I was interviewed for a news story that ran on Friday night, on WSB Atlanta, about Child Protective Services (CPS) and how they’ve had a business email compromise.
The insane thing, for me, is that the big headline isn’t that this is yet another example of how simple it is to phish people and steal everyday users’ credentials. It’s not even about how insane it is that an agency that has such highly sensitive information about the weakest and most vulnerable in our society doesn’t appear to use two-factor authentication of any sort. The headline, my friends, is unfortunately much worse than this.
For years now we’ve all been talking about how important it is to have good cyber hygiene. “Do the basics” and all that has been on the lips of security professionals far and wide. As a parent and cyber security professional my heart hurts and I want to scream. I want to grab the people responsible by their shoulders and shake them and yell “What the hell were you thinking?!” until they hear me and understand. But therein lies the problem.
There are two issues at play here, which have come together in the most catastrophic way possible. First, with all the available security technology that could have prevented a business email compromise… it’s pretty clear (although I don’t have conclusive proof) that this tech was either not in use, or not implemented effectively. Second, and miles more disastrous, is that social workers whose job it is to protect the weak, vulnerable, and already exploited — our children — somehow thought that email was a good place to put highly sensitive information.
I’ll break this down in two pieces, so this post doesn’t end up a book.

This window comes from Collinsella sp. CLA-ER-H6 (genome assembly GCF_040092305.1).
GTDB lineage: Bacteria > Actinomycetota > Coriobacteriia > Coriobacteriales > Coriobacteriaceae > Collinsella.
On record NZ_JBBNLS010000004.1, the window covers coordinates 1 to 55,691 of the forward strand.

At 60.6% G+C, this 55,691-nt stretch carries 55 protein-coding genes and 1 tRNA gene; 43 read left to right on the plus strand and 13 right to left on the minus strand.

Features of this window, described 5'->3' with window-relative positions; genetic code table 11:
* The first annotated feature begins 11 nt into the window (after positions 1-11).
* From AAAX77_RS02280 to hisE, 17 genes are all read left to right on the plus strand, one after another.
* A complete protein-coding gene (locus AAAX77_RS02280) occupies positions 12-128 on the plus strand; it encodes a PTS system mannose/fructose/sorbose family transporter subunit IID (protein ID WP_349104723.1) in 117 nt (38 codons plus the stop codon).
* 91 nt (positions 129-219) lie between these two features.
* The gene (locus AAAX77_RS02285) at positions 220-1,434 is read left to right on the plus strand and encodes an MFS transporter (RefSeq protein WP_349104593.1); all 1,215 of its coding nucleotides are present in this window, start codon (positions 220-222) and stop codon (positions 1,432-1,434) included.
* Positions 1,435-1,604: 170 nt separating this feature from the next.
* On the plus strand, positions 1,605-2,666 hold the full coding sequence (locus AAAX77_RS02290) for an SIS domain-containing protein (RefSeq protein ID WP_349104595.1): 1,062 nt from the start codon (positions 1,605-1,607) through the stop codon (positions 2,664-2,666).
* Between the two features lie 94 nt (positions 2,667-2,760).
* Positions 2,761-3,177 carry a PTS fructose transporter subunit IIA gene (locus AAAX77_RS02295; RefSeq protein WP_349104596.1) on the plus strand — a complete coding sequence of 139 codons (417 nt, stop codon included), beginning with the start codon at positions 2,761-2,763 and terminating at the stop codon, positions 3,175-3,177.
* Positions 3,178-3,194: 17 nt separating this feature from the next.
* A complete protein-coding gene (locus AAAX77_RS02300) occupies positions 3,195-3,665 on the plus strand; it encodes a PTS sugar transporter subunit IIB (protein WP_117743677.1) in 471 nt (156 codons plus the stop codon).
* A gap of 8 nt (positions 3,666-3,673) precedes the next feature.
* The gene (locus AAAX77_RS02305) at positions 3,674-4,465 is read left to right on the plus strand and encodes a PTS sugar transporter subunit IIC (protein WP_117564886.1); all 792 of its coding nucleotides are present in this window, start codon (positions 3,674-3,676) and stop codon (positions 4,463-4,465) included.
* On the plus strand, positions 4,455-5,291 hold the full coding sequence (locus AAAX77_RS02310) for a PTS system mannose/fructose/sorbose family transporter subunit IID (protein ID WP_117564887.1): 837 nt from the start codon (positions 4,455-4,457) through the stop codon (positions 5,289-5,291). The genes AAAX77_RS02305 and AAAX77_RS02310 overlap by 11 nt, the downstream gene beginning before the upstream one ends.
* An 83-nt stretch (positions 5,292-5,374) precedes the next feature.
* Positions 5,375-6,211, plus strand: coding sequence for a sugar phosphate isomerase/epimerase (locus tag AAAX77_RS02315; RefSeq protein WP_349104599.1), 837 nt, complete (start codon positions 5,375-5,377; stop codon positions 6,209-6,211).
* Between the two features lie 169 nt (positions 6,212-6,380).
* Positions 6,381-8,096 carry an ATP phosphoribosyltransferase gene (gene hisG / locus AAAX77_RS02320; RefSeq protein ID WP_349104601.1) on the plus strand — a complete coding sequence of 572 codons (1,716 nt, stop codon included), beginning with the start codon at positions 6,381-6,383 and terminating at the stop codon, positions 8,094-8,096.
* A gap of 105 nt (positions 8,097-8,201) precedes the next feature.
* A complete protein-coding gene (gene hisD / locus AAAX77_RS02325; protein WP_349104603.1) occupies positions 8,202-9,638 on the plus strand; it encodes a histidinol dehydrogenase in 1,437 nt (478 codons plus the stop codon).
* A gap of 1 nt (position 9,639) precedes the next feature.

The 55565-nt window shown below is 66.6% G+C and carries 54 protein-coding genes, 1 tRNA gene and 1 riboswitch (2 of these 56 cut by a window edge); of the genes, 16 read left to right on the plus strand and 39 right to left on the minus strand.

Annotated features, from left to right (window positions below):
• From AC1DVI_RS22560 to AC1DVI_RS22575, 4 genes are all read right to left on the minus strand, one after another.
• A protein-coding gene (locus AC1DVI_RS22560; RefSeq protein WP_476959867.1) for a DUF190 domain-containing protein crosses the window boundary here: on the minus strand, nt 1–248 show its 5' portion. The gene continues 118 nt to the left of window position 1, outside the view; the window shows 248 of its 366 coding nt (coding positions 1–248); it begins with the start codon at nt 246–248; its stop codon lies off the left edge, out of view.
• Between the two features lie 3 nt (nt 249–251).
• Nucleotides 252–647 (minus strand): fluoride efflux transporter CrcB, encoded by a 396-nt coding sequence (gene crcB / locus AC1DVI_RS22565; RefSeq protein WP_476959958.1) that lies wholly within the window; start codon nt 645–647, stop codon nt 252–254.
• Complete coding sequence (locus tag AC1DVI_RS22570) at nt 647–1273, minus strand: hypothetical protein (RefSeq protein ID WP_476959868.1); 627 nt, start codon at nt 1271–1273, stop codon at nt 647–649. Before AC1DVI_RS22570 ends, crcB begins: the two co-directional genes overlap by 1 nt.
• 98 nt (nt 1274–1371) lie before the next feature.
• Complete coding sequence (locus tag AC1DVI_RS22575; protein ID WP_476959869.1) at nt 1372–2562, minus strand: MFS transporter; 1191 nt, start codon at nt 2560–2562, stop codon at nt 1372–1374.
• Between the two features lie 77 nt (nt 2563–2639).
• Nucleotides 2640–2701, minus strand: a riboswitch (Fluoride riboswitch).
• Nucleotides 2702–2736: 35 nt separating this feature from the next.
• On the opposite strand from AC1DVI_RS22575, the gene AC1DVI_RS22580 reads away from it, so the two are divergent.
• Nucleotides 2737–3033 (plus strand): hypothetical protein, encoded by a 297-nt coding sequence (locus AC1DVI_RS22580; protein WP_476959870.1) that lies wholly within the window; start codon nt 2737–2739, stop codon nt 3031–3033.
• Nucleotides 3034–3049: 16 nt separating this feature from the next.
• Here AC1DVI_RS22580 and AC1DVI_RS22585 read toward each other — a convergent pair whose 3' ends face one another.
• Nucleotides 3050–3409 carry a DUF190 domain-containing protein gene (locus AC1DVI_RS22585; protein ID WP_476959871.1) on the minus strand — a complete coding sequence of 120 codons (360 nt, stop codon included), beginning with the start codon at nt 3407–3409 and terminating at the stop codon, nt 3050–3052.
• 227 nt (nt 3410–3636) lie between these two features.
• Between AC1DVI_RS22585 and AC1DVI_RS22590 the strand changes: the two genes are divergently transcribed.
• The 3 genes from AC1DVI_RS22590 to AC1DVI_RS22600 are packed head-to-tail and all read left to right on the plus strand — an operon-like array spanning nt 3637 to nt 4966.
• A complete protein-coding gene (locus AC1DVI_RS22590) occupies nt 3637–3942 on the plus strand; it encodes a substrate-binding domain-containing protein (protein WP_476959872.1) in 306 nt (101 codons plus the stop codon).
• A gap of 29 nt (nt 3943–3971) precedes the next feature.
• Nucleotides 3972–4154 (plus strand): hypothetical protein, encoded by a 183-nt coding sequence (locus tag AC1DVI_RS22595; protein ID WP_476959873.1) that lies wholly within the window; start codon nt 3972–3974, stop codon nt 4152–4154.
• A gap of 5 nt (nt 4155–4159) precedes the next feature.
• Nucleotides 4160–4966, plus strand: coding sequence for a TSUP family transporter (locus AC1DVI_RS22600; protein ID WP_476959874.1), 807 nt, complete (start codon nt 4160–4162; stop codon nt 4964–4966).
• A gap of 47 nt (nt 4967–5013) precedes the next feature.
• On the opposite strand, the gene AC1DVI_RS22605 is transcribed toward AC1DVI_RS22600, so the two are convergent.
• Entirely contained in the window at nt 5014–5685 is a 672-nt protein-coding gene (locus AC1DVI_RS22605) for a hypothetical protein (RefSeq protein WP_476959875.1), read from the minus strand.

Let me start with the fact that a close friend — outside the cyber security bubble — pointed out that “people that are not you don’t know that email isn’t secure”. That felt like a slap on the face on a frosty morning. It stung. She’s right, of course, and I think that’s what’s frustrating me. Somehow in the over two decades that I’ve been in this field the collective “we” have failed to convey to our users that email is not secure. How could we fail so catastrophically?
Come on now…social workers have apps they use, and they should know better. Isn’t it common sense that email isn’t secure? No. This isn’t common sense — and I think that’s at the root of the problem. But I think the problem is even deeper still.
Consider peeling this onion back further. Many of the men and women who are social workers know that this isn’t a glamorous field filled with high technology and good pay. These agencies get by with minimal tech, little training, and terrible pay. So it’s a pretty logical leap to say that most of the tech they use is “in the office”. And here’s the issue…
When Covid-19 hit, and it hit hard, social workers couldn’t just stop doing their jobs. So they joined everyone else that could, and went virtual. I’m willing to bet a decent sum that the IT department at CPS didn’t have a robust and ready work-from-home plan in place for such an event. I’m willing to wager that their response was something like “Use whatever you have available to you at home and do your job the best you can.”
A million things could have gone wrong from here… so what we have is a likely under-resourced organization with poor security technology, lacking best-practices, and under-prepared staff — that should be guarded with all the fervor of Fort Knox. I hope every agency across the country in this position is reviewing its budget and practices right now because they’re likely in the same boat.
There is so much that could have, should have, would have here… but at the end of the business day I place the failure squarely on an industry that lives inside our own little bubble. We have an embarrassment of riches in terms of widgets, tech, and gadgetry. We have experience. We all know better, and we laugh and shame those outside the bubble that “don’t get it”.
We’re failing. When incidents like this happen we collectively need to take stock in what we’re doing, who we’re talking to, and what our goals are — because adjustment is badly needed. This one is on us all.